Tuesday, local farmer Mark Peterson joins us to discuss water quality, and Suman Hoque with HoQ Restaurant talks about the growth in the local foods movement. We may also weigh-in on the debate over SNAP, a.k.a., food stamps.

Wednesday, we talk with Jon Neiderbach, who is throwing his hat into the race for State Auditor on the Democratic ticket. We also discuss climate change in light of the tragic typhoon which struck the Philippines last week.

Thursday, we talk with Joe Henry, candidate for Des Moines City Council in the upcoming special election. We also talk with Joe about the efforts of LULAC (League of United Latin American Citizens) and other organizations to confront voter suppression, both here in Iowa and most egregiously in Texas.

Join us live, Monday-Thursday, from 6:00-6:30 pm on the Fallon Forum website. Call-in at (855) 244-0077 and add your voice to the dialogue. Video and audio-only podcasts available after the program. The Fallon Forum also can be heard on KHOI 89.1 (Ames) Wednesdays at 5:00 pm and KPVL 89.1 (Postville) Wednesdays at 7:00 pm. Thanks!

Ed

This Week On The Fallon Forum: Elections, Climate Change, Water Quality, Gun Safety

fallon forum Tuesday is a big day in Iowa. It’s Election Day, and in 950 cities across the state, voters will elect city council members and, in some cases, mayors. If recent trends are any indication, turnout will be embarrassingly low. Voting tomorrow is a good idea for three reasons:

1. Voting makes a difference! Lest we forget, George Bush beat Al Gore by only 200 votes in the 2000 General Election. (Okay, the other school of thought says Bush didn’t actually win but was appointed by the US Supreme Court. But we won’t go there today.) And as a state lawmaker I sat between Becky Reynolds, who won her first election by 142 votes, and Bill Witt, who won his first election by only 16 votes. Iowa is a better place because of their service.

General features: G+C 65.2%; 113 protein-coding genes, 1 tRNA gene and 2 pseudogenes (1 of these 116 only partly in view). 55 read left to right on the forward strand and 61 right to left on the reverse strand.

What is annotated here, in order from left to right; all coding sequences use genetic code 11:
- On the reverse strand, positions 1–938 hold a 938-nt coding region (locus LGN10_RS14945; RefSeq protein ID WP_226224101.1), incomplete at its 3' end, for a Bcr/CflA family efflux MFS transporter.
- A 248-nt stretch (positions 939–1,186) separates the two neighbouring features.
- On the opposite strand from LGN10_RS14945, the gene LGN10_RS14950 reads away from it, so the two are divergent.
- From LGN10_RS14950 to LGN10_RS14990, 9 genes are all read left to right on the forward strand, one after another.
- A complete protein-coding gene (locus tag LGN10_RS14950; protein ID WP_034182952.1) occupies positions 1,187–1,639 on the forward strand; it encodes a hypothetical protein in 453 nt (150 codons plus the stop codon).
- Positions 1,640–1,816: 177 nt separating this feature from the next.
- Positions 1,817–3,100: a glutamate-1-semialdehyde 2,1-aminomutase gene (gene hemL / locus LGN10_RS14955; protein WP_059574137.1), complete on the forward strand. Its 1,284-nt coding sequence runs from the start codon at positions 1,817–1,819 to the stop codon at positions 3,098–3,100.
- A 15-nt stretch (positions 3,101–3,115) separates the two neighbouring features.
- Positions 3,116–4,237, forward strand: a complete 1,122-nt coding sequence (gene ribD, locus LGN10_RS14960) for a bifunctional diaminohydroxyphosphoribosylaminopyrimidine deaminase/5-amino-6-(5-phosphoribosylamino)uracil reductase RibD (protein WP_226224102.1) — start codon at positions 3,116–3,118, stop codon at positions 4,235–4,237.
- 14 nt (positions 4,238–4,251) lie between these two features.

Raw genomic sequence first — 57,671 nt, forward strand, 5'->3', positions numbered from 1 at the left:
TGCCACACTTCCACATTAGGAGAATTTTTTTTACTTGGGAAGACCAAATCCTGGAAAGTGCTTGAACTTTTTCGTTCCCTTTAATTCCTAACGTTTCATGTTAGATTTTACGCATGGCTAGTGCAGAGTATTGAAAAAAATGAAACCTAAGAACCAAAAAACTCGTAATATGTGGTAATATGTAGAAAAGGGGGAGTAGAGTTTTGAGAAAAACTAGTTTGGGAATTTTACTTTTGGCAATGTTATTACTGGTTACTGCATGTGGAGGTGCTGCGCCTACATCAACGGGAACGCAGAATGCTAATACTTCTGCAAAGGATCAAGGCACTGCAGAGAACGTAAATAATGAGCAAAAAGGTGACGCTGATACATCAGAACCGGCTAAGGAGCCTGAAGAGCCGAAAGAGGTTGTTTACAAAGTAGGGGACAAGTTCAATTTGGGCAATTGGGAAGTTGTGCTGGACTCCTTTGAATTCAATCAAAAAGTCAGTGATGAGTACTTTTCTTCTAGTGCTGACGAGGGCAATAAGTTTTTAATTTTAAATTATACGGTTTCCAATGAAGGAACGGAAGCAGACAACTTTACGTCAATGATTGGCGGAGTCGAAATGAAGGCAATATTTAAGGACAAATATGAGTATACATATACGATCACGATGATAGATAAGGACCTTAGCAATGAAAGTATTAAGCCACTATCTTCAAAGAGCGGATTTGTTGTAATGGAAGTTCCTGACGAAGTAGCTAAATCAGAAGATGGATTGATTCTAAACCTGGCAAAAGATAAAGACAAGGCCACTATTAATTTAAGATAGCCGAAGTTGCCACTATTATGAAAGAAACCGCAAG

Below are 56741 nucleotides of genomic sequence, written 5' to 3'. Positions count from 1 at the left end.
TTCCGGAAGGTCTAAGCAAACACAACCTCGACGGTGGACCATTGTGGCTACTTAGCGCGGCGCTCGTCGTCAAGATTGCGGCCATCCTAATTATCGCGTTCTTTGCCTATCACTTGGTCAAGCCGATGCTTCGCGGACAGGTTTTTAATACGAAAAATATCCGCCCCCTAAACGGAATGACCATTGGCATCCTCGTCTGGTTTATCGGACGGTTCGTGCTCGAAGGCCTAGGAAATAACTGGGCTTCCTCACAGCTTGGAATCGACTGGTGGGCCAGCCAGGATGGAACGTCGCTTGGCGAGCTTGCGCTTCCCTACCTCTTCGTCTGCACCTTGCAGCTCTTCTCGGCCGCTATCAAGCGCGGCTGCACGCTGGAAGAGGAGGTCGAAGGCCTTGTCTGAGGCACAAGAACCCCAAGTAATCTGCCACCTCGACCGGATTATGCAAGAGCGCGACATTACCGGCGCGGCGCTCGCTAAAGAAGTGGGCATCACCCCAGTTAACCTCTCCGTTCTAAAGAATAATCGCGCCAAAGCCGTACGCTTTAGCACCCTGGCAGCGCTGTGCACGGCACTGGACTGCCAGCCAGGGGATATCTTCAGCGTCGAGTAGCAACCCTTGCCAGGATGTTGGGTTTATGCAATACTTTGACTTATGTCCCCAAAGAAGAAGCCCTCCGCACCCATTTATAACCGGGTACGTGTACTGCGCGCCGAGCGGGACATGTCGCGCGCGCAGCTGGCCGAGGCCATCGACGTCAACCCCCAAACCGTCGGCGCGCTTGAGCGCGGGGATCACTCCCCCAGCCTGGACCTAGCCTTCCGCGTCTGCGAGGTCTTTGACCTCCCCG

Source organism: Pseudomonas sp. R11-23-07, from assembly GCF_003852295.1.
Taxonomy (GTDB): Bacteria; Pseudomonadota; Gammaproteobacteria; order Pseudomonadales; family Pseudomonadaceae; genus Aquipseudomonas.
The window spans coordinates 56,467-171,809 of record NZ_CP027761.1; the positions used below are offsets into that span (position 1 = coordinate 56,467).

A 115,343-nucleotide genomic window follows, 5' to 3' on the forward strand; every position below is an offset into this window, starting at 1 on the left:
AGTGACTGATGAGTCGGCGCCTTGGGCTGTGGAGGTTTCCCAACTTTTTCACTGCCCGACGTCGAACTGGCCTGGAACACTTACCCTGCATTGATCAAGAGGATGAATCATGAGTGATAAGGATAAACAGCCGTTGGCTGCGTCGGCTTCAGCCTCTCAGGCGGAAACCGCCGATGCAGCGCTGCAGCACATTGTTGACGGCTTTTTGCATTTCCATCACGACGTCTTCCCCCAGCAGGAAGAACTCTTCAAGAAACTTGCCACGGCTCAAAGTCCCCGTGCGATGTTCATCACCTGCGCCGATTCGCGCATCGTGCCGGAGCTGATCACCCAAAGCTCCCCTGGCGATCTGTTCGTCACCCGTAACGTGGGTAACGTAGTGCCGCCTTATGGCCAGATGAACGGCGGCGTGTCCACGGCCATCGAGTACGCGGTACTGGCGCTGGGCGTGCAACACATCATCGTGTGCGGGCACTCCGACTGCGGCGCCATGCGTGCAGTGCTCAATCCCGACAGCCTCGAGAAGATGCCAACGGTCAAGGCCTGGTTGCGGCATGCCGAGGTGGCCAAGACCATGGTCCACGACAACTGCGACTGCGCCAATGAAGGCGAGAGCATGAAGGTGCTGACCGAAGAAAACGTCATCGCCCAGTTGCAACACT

2. Local officials are (or should be) accessible. Arguably, local government has a more profound impact on our day-to-day lives than any other level of government. You can call Des Moines City Councilman Skip Moore and say, “Hey Skip, what’s this bug eating my redbud tree?” There’s a good chance Skip’ll be out there to look at your tree the next day. Try getting that kind of response from your state or federal elected officials.

3. Democracy depends on it! Sure, there are plenty of other things democracy depends on. Freedom of speech. The right to assemble. Public education. Strong local economies. Baseball. But who we elect to represent us, the folks in charge of enacting laws and ordinances, is critical. We want good people doing that, do we not? Letting a bunch of zombies run city government is not going to be good for you or your redbud tree. Fortunately, in Des Moines at least, we are not at risk of zombies winning any of the three seats on the ballot. All of the candidates are respectable, non-flesh eating types. And I thank those who came on my program and share their views: Skip Moore, Cal Woods, Chris Diebel, Bill Gray and Jean Minahan.

Monday, Jonathan Neiderbach and I preview this week’s Des Moines City Council election. We also look at the $81 million proposal for courthouse improvements and expansion in Polk County. We take a look at some of the city council races in metro suburbs as well.

Tuesday, we have an extended program (5:30-6:30) and discuss last week’s developments on the climate-change front. We talk with Kathleen McQuillen of American Friends Service Committee about drones. Josh Mandelbaum of the Environmental Law and Policy Center joins us to discuss the ongoing conflict over Iowa’s water quality. And Cheryl Thomas with Iowans for Gun Safety weighs in on the latest tragic school shooting in Nevada.

Wednesday, Graham Gillette joins Jonathan Neiderbach and me for a review of the outcome of Tuesday’s election. We also discuss the shape of next year’s statewide and federal elections. And we remind folks of the upcoming Immigrant Entrepreneurs Summit on November 9th at Drake University.